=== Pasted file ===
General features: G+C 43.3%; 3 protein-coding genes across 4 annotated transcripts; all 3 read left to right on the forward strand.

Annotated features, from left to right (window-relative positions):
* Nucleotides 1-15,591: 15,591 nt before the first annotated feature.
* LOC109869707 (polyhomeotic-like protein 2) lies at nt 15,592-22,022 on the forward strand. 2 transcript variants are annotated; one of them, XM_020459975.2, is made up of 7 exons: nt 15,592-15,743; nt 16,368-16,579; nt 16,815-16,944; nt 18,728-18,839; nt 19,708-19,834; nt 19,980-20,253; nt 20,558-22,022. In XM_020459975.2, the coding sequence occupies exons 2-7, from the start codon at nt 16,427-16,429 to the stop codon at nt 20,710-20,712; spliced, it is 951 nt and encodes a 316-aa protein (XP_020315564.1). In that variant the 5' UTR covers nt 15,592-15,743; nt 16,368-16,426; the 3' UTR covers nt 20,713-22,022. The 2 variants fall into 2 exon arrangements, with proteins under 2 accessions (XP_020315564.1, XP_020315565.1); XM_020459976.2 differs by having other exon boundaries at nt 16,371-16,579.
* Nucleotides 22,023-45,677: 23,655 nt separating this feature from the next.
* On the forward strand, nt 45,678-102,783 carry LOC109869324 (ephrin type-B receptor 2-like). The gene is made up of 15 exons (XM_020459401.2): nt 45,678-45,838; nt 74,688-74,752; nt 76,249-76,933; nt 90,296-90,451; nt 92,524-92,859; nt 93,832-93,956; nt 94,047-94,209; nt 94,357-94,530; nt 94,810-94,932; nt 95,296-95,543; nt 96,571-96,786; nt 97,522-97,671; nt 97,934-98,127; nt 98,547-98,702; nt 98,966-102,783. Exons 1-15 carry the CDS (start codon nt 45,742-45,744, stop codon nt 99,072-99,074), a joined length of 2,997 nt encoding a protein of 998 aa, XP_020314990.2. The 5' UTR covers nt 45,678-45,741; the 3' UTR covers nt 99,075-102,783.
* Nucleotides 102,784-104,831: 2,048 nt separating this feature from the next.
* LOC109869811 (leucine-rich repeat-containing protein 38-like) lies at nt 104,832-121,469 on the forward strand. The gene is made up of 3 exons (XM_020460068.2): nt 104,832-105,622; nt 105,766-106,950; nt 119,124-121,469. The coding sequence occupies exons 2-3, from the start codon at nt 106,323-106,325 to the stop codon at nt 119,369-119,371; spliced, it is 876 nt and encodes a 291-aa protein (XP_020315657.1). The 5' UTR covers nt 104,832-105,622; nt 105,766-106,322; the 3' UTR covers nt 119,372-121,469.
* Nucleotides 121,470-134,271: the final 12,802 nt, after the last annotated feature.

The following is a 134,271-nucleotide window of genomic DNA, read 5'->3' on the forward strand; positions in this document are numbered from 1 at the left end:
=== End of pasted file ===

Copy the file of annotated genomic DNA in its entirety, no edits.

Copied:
General features: G+C 43.3%; 3 protein-coding genes across 4 annotated transcripts; all 3 read left to right on the forward strand.

Annotated features, from left to right (window-relative positions):
* Nucleotides 1-15,591: 15,591 nt before the first annotated feature.
* LOC109869707 (polyhomeotic-like protein 2) lies at nt 15,592-22,022 on the forward strand. 2 transcript variants are annotated; one of them, XM_020459975.2, is made up of 7 exons: nt 15,592-15,743; nt 16,368-16,579; nt 16,815-16,944; nt 18,728-18,839; nt 19,708-19,834; nt 19,980-20,253; nt 20,558-22,022. In XM_020459975.2, the coding sequence occupies exons 2-7, from the start codon at nt 16,427-16,429 to the stop codon at nt 20,710-20,712; spliced, it is 951 nt and encodes a 316-aa protein (XP_020315564.1). In that variant the 5' UTR covers nt 15,592-15,743; nt 16,368-16,426; the 3' UTR covers nt 20,713-22,022. The 2 variants fall into 2 exon arrangements, with proteins under 2 accessions (XP_020315564.1, XP_020315565.1); XM_020459976.2 differs by having other exon boundaries at nt 16,371-16,579.
* Nucleotides 22,023-45,677: 23,655 nt separating this feature from the next.
* On the forward strand, nt 45,678-102,783 carry LOC109869324 (ephrin type-B receptor 2-like). The gene is made up of 15 exons (XM_020459401.2): nt 45,678-45,838; nt 74,688-74,752; nt 76,249-76,933; nt 90,296-90,451; nt 92,524-92,859; nt 93,832-93,956; nt 94,047-94,209; nt 94,357-94,530; nt 94,810-94,932; nt 95,296-95,543; nt 96,571-96,786; nt 97,522-97,671; nt 97,934-98,127; nt 98,547-98,702; nt 98,966-102,783. Exons 1-15 carry the CDS (start codon nt 45,742-45,744, stop codon nt 99,072-99,074), a joined length of 2,997 nt encoding a protein of 998 aa, XP_020314990.2. The 5' UTR covers nt 45,678-45,741; the 3' UTR covers nt 99,075-102,783.
* Nucleotides 102,784-104,831: 2,048 nt separating this feature from the next.
* LOC109869811 (leucine-rich repeat-containing protein 38-like) lies at nt 104,832-121,469 on the forward strand. The gene is made up of 3 exons (XM_020460068.2): nt 104,832-105,622; nt 105,766-106,950; nt 119,124-121,469. The coding sequence occupies exons 2-3, from the start codon at nt 106,323-106,325 to the stop codon at nt 119,369-119,371; spliced, it is 876 nt and encodes a 291-aa protein (XP_020315657.1). The 5' UTR covers nt 104,832-105,622; nt 105,766-106,322; the 3' UTR covers nt 119,372-121,469.
* Nucleotides 121,470-134,271: the final 12,802 nt, after the last annotated feature.

The following is a 134,271-nucleotide window of genomic DNA, read 5'->3' on the forward strand; positions in this document are numbered from 1 at the left end: